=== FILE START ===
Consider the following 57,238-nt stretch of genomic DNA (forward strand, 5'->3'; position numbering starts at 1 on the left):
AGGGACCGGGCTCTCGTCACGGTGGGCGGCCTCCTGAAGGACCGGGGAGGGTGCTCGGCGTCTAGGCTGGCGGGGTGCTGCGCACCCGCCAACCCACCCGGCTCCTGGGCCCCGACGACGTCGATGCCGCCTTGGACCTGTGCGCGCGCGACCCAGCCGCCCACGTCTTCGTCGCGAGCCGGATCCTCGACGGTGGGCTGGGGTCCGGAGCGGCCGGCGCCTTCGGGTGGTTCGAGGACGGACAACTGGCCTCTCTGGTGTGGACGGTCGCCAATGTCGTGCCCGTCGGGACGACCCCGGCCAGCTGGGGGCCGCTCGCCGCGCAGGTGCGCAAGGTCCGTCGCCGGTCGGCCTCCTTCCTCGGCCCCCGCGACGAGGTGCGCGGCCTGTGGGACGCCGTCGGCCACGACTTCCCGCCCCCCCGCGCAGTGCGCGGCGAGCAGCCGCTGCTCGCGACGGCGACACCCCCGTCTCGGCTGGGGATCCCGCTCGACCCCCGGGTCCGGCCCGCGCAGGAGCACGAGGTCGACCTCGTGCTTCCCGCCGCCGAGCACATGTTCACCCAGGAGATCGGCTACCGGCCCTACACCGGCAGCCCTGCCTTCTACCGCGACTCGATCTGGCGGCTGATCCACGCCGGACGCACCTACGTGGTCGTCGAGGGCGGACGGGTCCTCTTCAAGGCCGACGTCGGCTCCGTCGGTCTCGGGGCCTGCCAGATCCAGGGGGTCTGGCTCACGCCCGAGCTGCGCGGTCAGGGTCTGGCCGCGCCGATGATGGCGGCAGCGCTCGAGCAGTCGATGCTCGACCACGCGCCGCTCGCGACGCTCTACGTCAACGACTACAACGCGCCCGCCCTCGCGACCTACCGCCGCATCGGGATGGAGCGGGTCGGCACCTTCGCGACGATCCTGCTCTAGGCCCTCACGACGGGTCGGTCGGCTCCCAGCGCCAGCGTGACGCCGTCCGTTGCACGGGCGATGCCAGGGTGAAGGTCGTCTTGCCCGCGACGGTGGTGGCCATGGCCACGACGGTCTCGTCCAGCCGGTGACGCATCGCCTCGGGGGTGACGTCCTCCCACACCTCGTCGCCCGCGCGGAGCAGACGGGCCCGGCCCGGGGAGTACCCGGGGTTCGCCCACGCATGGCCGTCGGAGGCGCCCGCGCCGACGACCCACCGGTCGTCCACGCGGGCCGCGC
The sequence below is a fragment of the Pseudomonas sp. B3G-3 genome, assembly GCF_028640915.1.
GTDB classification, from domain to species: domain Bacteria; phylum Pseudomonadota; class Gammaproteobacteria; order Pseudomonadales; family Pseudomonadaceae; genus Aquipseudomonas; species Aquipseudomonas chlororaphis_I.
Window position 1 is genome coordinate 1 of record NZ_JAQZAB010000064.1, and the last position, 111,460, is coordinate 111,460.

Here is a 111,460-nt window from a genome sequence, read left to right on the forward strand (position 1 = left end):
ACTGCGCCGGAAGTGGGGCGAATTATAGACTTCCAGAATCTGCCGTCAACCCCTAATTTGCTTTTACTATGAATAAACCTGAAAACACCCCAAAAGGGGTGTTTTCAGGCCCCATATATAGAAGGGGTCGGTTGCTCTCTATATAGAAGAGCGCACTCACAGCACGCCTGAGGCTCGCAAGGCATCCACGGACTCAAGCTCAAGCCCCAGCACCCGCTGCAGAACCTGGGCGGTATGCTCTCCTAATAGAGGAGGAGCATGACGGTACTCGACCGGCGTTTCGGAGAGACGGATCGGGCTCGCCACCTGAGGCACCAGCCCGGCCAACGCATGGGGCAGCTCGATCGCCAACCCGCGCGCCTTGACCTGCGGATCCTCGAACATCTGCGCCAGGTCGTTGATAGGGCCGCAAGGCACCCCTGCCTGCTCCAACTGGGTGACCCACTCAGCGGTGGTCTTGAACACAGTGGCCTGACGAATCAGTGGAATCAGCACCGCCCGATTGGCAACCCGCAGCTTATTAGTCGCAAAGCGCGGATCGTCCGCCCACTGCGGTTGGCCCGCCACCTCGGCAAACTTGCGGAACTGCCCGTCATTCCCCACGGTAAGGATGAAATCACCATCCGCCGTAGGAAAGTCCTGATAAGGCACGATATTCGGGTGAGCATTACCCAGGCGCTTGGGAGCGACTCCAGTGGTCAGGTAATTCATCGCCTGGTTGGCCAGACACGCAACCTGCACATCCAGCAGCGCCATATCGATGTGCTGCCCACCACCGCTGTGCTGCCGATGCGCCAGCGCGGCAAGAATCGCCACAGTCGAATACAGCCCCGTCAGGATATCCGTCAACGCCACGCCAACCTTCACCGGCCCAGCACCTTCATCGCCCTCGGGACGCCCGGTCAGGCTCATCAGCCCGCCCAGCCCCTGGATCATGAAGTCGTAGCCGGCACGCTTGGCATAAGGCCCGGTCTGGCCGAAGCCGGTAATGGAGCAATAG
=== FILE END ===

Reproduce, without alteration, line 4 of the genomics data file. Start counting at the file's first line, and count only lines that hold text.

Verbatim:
GTDB classification, from domain to species: domain Bacteria; phylum Pseudomonadota; class Gammaproteobacteria; order Pseudomonadales; family Pseudomonadaceae; genus Aquipseudomonas; species Aquipseudomonas chlororaphis_I.